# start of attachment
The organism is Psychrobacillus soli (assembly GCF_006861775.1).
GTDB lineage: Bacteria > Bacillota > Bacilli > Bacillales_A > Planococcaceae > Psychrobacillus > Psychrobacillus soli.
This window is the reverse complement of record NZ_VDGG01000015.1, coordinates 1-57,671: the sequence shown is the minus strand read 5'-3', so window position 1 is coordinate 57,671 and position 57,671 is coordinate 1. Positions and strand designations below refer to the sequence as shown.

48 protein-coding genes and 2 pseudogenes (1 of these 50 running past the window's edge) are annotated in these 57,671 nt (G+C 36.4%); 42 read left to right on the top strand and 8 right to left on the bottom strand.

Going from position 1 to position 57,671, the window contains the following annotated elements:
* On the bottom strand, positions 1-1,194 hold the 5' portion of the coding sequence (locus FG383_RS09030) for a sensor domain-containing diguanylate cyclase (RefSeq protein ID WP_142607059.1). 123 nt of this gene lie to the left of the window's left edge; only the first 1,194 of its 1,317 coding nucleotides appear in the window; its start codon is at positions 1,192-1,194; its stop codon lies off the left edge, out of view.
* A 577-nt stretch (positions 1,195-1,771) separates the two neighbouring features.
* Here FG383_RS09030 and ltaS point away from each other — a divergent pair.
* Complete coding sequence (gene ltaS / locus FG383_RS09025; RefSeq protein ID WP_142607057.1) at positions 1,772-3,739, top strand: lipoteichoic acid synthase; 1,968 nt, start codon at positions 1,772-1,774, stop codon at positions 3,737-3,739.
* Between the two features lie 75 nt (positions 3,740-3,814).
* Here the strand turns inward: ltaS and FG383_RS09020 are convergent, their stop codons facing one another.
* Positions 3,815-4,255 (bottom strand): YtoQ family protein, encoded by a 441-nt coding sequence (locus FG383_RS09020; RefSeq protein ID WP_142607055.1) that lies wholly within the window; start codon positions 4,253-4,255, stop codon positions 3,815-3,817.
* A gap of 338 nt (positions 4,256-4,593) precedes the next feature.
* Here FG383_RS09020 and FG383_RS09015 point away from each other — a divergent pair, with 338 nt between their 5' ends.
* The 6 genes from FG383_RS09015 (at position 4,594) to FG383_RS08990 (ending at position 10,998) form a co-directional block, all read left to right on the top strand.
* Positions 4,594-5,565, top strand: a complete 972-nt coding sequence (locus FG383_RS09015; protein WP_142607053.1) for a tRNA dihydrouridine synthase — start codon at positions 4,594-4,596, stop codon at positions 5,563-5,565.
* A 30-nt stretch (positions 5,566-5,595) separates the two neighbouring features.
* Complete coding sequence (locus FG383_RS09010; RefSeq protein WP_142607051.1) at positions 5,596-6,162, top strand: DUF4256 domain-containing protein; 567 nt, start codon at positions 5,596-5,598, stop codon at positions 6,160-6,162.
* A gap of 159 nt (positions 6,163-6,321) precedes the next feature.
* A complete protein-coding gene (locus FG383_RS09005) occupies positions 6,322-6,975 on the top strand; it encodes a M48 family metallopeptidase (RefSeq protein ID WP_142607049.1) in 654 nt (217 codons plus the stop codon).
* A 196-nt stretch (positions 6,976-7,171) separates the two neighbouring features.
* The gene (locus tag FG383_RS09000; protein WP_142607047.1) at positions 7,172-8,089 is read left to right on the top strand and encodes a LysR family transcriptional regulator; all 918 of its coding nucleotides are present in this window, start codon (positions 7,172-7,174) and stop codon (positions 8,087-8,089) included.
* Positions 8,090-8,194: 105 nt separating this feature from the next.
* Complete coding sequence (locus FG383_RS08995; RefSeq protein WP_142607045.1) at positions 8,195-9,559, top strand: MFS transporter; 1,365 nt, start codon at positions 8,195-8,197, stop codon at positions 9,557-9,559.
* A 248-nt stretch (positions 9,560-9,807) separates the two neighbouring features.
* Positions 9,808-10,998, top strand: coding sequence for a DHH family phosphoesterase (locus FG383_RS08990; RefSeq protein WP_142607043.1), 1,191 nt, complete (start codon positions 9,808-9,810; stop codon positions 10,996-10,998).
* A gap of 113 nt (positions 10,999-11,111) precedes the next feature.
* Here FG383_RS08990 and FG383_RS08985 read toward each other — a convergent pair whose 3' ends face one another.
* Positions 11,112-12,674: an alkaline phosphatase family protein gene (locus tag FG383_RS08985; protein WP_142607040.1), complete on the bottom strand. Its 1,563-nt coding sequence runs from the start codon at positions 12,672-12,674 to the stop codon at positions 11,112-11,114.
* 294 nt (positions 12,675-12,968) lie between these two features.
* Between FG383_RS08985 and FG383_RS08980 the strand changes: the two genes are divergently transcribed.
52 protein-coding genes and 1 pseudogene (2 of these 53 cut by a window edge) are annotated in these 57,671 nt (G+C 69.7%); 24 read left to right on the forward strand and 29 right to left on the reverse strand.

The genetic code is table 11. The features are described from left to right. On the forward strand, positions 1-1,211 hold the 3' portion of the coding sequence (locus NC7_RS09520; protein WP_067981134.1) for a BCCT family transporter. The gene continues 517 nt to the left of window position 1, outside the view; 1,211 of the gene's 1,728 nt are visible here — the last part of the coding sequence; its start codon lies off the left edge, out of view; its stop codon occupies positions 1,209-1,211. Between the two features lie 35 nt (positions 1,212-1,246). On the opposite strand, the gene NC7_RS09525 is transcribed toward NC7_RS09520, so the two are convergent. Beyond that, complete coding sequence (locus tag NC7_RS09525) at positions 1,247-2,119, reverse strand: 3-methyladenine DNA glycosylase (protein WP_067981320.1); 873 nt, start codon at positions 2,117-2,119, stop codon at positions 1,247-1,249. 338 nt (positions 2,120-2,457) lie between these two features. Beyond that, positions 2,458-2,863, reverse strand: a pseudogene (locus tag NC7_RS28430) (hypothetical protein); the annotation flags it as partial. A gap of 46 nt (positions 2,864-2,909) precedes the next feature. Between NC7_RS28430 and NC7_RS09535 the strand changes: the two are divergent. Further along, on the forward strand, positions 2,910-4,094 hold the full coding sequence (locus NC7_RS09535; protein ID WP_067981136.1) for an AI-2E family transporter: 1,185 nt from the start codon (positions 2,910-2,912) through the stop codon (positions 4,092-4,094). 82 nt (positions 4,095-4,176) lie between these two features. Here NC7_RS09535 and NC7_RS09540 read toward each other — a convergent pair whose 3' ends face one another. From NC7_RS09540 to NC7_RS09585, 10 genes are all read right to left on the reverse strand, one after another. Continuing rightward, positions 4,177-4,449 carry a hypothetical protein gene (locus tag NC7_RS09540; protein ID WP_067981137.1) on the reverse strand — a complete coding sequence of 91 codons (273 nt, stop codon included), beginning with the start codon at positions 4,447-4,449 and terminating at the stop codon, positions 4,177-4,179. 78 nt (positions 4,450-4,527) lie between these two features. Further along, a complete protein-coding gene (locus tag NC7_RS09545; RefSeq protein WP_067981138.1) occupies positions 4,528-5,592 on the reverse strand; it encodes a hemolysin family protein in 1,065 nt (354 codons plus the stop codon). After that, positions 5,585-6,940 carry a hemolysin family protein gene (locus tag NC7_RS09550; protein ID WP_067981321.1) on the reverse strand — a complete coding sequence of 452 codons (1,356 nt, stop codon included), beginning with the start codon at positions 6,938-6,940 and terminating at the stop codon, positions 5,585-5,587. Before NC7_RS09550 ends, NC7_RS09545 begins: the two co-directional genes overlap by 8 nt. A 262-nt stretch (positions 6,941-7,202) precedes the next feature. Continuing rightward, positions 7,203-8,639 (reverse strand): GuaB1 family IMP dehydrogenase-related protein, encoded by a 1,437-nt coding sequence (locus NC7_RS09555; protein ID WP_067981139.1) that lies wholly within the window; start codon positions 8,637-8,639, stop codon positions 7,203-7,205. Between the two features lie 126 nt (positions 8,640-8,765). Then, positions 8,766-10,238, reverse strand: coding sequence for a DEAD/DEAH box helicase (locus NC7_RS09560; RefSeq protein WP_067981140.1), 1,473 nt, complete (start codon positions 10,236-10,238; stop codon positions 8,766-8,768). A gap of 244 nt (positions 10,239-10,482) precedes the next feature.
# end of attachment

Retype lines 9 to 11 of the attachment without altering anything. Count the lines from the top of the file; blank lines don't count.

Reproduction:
* Complete coding sequence (gene ltaS / locus FG383_RS09025; RefSeq protein ID WP_142607057.1) at positions 1,772-3,739, top strand: lipoteichoic acid synthase; 1,968 nt, start codon at positions 1,772-1,774, stop codon at positions 3,737-3,739.
* Between the two features lie 75 nt (positions 3,740-3,814).
* Here the strand turns inward: ltaS and FG383_RS09020 are convergent, their stop codons facing one another.